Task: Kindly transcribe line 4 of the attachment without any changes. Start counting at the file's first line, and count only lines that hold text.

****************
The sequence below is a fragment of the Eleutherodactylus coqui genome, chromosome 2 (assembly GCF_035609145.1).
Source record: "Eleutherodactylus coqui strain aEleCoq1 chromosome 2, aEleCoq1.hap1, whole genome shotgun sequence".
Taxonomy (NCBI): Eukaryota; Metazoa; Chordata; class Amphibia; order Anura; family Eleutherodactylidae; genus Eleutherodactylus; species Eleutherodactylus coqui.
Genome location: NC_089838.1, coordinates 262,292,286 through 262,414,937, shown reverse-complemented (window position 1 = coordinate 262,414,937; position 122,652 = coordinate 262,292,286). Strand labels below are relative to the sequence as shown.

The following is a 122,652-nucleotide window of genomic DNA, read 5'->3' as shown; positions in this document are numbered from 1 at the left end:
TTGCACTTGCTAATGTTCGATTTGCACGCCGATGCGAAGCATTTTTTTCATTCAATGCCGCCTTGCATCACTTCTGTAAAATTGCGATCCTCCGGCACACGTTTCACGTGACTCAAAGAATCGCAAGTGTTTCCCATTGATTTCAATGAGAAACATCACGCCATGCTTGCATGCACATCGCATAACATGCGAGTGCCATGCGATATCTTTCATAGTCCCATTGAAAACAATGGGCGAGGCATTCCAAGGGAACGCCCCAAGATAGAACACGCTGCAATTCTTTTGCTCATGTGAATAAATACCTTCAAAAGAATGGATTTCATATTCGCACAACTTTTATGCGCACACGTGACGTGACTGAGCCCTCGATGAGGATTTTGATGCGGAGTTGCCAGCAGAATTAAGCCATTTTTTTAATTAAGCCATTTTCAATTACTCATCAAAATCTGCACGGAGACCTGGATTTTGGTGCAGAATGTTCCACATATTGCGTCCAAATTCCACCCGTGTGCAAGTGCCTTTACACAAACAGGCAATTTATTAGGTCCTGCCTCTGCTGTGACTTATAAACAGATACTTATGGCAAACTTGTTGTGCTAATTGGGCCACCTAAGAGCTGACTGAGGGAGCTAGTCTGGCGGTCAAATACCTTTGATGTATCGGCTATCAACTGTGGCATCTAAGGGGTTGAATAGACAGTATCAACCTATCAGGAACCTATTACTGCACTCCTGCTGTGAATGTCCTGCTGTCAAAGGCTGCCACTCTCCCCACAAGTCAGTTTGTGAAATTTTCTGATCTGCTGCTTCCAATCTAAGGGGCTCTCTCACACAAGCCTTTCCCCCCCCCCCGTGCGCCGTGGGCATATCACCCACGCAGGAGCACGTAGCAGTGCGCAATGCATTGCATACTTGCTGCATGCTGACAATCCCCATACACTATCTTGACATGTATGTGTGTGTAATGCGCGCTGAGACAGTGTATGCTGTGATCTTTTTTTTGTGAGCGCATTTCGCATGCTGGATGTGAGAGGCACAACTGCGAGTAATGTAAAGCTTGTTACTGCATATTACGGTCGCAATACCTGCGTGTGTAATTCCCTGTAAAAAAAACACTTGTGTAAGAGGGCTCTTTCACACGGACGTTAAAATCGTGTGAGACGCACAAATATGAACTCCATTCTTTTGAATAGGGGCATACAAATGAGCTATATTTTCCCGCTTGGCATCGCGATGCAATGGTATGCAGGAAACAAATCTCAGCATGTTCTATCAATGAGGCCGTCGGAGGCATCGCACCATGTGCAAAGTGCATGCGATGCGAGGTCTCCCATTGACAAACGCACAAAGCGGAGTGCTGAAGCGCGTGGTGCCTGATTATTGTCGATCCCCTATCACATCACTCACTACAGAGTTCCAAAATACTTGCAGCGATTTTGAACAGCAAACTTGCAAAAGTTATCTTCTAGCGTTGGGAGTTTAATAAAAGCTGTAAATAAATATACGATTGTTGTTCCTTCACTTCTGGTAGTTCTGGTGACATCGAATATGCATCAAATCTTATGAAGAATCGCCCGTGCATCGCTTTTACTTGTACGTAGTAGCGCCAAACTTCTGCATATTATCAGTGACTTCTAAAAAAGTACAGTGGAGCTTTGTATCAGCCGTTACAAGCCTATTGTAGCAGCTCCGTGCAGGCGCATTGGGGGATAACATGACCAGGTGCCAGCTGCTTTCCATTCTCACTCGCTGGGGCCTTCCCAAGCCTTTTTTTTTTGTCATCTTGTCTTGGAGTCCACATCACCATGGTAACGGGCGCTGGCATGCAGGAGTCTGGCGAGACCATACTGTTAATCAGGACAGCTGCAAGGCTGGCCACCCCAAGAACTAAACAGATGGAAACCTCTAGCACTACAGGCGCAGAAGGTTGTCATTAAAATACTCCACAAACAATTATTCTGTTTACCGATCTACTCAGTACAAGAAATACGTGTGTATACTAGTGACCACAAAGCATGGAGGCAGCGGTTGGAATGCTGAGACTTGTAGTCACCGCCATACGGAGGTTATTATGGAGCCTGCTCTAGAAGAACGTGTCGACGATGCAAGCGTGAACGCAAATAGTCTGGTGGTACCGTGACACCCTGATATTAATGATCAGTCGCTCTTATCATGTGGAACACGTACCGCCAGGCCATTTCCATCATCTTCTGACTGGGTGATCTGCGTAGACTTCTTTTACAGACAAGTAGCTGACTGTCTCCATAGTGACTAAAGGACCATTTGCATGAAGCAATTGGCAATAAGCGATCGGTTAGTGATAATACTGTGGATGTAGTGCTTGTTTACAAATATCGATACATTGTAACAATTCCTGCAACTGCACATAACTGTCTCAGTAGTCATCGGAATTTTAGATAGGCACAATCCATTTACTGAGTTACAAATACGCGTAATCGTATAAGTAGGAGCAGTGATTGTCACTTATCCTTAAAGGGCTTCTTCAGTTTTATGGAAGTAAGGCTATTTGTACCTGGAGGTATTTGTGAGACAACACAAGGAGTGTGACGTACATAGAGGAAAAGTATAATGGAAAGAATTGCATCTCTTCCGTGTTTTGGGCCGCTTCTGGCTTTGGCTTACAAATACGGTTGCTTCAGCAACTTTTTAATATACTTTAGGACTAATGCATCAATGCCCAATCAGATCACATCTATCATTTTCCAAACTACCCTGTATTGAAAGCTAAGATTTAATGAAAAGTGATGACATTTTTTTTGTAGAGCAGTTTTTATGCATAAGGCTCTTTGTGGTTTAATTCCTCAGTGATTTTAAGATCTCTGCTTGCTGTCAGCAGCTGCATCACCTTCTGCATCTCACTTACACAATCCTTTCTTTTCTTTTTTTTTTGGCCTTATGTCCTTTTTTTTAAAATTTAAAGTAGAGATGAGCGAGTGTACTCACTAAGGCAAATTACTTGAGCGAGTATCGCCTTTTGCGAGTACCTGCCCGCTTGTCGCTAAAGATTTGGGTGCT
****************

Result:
Genome location: NC_089838.1, coordinates 262,292,286 through 262,414,937, shown reverse-complemented (window position 1 = coordinate 262,414,937; position 122,652 = coordinate 262,292,286). Strand labels below are relative to the sequence as shown.